Photo by Tulane Public Relations via Wikimedia Commons CC BY 2.0

In this project, you’ll inspire hundreds of students and staff at your school to plant native trees on their own by getting trees donated and distributing them in the spring. Thanks to Mike Close from Shakopee High School for this action plan.

Plus contact Neighborhood Forest and The Family of Trees for free trees and support with tree planting!


  • Climate — Trees can soak up around 100 lbs of CO2 each year.
  • Healing — Patients who can view trees can heal faster. Living around trees correlates with less domestic violence. Support a healthy neighborhood with trees.


  1. Do your research: Get a pulse on how much interest there is for trees, and when would be a good day for lots of people to pick up trees. Find a delivery location where trees can be dropped off & picked up easily.
  2. Find free trees: The DNR often gives away trees in the spring. In MN, contact
  3. Make info packets for people: These packets can teach them how to plant a tree and about the benefits. For tips on planting a tree in a healthy way, see this link. And, here’s one tool to calculate how much carbon your tree will soak up. This site shares some of the benefits of trees.
  4. Get sign ups: Have people sign up to get a tree. Keep the list and check them off when they show up on pick-up day.
  5. Do a demonstration: Not everyone knows how to plant a tree (there’s more to it than just digging a hole). Plus, doing a demonstration can be a way to recruit people to take bigger actions with you. “Did you like learning how to plant a tree? Great! Then will you help me stop the deforestation in Alberta? Sign this petition and come join us for our next event!” (Take photos too!)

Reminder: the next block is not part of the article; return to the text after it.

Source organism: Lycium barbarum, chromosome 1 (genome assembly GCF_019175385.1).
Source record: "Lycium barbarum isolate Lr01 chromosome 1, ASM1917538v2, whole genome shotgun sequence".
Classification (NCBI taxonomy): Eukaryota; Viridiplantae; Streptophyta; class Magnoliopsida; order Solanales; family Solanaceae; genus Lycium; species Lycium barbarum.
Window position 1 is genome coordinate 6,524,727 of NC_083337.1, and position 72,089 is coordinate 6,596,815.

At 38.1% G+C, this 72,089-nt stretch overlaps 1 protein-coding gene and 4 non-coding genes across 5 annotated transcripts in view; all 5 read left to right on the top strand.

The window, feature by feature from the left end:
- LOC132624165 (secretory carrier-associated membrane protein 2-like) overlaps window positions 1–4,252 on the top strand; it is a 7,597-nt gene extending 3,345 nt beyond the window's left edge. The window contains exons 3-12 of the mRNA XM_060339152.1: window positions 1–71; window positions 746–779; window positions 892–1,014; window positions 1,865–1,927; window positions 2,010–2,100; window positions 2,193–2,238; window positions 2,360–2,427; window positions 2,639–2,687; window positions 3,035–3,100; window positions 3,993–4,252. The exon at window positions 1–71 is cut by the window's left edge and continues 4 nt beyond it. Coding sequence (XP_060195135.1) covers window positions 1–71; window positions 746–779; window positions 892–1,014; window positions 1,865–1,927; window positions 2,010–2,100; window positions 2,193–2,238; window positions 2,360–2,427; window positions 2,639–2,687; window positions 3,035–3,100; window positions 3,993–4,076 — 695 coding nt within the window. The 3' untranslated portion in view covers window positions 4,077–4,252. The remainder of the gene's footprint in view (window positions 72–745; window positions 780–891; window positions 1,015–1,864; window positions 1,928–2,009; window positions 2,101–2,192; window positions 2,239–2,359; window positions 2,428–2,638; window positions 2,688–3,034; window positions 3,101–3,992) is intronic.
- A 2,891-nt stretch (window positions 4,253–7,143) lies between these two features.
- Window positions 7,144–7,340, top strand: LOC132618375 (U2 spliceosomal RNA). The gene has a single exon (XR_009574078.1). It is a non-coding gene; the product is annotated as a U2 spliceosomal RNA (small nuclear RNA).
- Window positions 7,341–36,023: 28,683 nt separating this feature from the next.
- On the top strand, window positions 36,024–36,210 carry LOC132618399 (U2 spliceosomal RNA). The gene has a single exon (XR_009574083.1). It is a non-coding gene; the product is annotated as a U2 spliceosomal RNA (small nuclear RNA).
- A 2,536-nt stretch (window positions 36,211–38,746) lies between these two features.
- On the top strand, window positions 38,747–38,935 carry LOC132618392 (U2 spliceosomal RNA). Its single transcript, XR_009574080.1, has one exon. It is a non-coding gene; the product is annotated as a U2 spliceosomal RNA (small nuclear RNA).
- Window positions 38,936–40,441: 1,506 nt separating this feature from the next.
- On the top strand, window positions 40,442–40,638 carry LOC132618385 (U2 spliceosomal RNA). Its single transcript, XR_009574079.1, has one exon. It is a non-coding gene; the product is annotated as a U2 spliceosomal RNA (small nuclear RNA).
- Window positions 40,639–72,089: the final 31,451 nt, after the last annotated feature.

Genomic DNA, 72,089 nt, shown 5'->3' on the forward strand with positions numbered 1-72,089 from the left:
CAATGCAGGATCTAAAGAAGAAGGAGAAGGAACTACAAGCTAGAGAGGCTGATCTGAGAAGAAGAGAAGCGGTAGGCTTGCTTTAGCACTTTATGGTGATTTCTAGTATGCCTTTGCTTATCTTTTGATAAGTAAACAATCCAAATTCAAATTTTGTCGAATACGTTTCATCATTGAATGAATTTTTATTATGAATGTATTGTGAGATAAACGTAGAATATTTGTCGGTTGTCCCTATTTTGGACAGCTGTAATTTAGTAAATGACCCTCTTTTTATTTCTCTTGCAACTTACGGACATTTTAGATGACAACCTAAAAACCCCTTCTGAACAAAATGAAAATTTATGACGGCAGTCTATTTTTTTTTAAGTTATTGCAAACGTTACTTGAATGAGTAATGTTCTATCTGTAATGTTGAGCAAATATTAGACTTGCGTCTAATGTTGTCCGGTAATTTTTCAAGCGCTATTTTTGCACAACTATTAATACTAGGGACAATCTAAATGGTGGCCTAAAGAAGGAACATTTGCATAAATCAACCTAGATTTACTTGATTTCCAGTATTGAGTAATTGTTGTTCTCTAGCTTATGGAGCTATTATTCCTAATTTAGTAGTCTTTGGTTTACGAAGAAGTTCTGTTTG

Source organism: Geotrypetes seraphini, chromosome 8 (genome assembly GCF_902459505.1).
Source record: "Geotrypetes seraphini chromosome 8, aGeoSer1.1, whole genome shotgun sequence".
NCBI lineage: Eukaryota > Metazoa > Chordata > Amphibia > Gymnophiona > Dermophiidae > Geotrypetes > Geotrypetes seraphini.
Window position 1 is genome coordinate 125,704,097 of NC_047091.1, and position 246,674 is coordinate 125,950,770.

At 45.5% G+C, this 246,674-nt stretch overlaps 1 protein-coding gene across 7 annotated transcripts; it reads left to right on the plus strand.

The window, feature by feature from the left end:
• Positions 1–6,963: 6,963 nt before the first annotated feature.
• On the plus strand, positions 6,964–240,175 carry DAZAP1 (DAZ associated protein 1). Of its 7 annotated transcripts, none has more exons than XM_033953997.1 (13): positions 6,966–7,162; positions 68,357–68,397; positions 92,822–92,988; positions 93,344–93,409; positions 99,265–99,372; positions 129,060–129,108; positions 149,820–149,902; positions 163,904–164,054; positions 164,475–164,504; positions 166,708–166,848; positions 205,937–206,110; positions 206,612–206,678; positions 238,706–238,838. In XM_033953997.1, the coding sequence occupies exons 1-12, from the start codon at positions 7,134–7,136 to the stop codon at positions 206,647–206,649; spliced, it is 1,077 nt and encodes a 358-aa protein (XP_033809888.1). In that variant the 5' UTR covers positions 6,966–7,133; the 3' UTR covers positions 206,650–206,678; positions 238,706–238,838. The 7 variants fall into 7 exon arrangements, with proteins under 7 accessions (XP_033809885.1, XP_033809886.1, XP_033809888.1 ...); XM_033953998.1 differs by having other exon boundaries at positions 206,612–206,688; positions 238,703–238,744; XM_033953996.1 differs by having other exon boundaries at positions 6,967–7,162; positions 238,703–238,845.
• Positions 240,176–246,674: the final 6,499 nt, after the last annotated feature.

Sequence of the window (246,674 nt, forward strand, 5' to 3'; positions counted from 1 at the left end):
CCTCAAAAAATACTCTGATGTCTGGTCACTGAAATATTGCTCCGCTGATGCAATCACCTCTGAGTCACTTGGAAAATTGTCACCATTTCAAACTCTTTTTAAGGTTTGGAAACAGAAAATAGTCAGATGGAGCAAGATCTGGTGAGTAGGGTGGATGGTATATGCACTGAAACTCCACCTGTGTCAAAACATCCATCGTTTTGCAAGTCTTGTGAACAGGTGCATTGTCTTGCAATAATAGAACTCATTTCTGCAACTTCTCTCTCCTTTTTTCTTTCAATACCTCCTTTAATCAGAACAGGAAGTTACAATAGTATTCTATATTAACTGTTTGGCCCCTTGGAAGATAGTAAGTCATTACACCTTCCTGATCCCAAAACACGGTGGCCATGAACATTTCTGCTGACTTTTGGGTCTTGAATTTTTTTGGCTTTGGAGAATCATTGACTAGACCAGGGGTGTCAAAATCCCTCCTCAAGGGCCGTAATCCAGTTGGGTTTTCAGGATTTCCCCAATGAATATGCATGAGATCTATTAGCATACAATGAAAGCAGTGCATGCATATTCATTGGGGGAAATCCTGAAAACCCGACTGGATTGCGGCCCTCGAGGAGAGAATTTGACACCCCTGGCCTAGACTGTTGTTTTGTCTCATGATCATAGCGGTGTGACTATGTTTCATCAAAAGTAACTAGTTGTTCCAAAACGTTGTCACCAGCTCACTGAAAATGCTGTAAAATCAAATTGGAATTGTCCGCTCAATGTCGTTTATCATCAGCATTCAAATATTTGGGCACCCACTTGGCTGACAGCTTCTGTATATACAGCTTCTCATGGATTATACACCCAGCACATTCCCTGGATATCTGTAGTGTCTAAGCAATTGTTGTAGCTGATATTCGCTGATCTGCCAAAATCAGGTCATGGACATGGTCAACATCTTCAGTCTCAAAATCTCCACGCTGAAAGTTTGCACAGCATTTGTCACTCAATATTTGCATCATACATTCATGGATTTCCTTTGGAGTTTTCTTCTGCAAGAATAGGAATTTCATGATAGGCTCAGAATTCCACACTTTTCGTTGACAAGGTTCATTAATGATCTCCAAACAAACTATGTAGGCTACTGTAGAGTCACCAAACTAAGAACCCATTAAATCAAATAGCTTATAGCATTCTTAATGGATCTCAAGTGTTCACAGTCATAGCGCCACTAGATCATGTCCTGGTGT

6. Connect the dots: Planting trees can be a great chance to talk about more.Teach people to think critically about trees as carbon offsets. Planting trees can be great, but not always. Because, for example, it’s not great to level a rainforest for palm oil plantations and then call it a carbon offset.
    Help people connect the dots – if you care about trees, you care about the Earth. If you care about the Earth, there are many other actions we need to take together to create climate justice. Try an interactive art project where people write ideas on a mural of a tree: the leaves are climate change impacts, the trunk is climate change, and the roots are the causes of climate change.
  7. Pick-up day: Take photos when people are picking up their trees.
  8. Celebrate: Make a public announcement about how many trees were planted. Share your story with Tell your local paper about it!
  9. Evaluate: Discuss what went well and what you’d change next time. Get feedback from people who picked up trees and from people who did not participate.